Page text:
Mary Ann Nahf: Conservation Champion
Partner Profile: Mary Ann Nahf, Harpswell Conservation Commission
By Victoria Boundy, Casco Bay Estuary Partnership
All communities have their conservation champions. The Town of Harpswell is fortunate to have Mary Ann Nahf as one of theirs.
Mary Ann moved to Maine in 2000 and joined the Conservation Commission a few years after that, in order to meet new people and serve her new community. In addition to being on the Commission, she has been a trustee for the Harpswell Heritage Land Trust for 10 years, and on numerous other committees.
CBEP’s Matt Craig, who has worked a lot with Mary Ann and the Conservation Commission says, “Around the Bay, Harpswell’s Conservation Commission is a regional leader in addressing coastal resilience. Mary Ann plays a critical role by bridging the space between regional efforts and local needs.”
With her dedicated service, the Commission has been very active. In 2016, they passed a pesticide and fertilizer ordinance, after extensive outreach to residents, businesses, arborists and pesticide applicators. The Commission is looking at streamlining the process now to make it less cumbersome for the applicators.
Right now, the Commission is focused on coastal resilience and rising tides. Sixty-eight percent of roads in Harpswell are privately owned. Last year, they held a workshop for residents of private roads in the areas most vulnerable to rising tides and storm surges. Now they are looking at public roads that will be most affected by sea level rise.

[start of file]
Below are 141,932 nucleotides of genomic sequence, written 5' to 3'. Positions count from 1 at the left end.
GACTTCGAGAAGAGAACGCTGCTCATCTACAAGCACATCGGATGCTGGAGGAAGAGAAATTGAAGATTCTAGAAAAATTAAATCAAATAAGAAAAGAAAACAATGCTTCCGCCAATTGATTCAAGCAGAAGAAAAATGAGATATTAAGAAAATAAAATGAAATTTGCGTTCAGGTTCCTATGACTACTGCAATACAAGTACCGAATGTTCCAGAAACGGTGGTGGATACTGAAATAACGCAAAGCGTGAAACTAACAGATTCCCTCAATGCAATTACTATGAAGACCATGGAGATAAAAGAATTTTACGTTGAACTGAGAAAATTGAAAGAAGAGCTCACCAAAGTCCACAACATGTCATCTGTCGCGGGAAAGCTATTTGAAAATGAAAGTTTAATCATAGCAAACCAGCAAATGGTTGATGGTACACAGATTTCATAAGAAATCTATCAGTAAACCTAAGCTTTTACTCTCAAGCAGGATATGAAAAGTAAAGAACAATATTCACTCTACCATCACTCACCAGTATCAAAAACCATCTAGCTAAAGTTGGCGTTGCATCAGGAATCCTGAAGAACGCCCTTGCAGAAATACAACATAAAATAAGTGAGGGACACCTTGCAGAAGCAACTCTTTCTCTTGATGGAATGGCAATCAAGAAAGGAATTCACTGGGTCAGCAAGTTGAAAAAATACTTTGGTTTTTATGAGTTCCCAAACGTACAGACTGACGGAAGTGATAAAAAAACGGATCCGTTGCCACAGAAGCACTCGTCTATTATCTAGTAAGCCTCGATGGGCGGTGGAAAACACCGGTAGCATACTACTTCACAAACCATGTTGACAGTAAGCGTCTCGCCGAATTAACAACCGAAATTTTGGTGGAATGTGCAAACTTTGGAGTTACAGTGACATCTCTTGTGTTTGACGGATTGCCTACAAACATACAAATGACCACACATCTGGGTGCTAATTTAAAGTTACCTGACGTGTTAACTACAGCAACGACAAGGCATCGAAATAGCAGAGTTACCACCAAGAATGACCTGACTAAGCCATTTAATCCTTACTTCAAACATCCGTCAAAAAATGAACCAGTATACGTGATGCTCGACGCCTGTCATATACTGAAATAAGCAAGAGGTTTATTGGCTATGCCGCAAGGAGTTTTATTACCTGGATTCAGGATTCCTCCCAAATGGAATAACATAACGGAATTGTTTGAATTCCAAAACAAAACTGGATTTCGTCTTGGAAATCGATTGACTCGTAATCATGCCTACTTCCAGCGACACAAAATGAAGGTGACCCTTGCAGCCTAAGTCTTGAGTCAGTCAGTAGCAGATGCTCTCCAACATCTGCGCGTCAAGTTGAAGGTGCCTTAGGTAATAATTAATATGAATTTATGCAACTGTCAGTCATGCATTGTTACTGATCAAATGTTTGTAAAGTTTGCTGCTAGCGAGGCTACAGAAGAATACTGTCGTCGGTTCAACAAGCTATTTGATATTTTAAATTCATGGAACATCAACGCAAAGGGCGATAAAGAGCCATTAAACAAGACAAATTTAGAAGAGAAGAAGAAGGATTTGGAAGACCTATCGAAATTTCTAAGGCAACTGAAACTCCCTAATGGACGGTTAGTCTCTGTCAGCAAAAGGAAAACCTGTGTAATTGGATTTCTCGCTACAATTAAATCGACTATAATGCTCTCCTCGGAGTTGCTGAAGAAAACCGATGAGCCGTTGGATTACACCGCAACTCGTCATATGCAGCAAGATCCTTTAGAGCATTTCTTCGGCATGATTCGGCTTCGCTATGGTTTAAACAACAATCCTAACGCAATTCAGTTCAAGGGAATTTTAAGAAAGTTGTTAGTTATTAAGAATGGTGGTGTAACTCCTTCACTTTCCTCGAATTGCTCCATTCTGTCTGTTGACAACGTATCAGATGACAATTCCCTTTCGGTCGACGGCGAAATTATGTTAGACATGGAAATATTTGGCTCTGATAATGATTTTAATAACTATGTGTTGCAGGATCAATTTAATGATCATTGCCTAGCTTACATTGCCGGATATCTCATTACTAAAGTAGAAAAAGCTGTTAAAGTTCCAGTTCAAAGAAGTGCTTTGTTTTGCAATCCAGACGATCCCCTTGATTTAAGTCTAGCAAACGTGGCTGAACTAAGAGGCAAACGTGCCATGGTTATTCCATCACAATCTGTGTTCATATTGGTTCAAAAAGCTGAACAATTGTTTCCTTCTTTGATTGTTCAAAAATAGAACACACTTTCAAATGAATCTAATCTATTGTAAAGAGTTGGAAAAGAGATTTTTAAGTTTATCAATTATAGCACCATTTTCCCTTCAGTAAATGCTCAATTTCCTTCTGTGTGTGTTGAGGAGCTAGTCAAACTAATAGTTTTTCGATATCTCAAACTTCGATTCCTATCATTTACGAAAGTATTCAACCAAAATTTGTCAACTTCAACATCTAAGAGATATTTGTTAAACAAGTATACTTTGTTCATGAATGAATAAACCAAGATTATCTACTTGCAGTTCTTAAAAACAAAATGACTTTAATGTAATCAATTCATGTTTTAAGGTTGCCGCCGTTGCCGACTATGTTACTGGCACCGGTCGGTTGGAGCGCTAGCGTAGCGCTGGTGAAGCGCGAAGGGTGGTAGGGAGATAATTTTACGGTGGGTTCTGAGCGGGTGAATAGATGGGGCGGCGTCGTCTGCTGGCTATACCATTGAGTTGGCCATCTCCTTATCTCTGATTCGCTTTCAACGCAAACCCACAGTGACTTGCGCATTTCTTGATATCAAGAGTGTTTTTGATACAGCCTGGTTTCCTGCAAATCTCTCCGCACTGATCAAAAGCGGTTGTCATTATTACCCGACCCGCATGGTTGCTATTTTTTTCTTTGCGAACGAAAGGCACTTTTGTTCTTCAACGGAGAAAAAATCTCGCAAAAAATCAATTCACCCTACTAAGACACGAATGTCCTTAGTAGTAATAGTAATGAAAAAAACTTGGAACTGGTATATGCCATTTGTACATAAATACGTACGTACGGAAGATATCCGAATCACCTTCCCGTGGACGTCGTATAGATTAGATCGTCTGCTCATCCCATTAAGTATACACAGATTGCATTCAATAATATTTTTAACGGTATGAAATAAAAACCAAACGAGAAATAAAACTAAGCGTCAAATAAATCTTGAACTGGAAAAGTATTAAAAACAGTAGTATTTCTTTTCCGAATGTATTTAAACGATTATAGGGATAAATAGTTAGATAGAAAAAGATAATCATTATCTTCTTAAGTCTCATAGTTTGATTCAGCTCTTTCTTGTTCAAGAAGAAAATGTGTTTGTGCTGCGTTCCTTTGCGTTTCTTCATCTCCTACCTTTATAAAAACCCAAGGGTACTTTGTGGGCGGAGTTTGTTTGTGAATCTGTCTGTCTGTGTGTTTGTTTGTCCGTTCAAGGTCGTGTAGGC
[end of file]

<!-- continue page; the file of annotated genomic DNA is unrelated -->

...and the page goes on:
The Town was recently awarded a grant from the Maine Coastal Program to do a feasibility study for Basin Point Road. The primary objective is to develop a long-term plan for managing the potential impacts of coastal flooding due to sea level rise (SLR) and storm surge on a portion of the road, which provides the only access to Dolphin Marina & Restaurant, Erica’s Seafood, other small businesses and about 100 residences. In addition, CBEP will be providing the town with options for managing the impact of increased salt water movement into the valuable wetlands and pond beside the road. In the future, this study will help the town plan and budget costs to mitigate road, culvert and habitat changes due to projected coastal storms and flooding.
Mary Ann says the Commission will continue to focus on coastal resilience and SLR in the future. Approximately 20% of the town’s land is within 250 feet of the water. Town officials recognize the need to identify how rising seas and the consequent marsh migration will affect local infrastructure as well as habitat and the local economy. They are prepared and ready, according to Mary Ann, “to roll up their sleeves and tackle these issues.”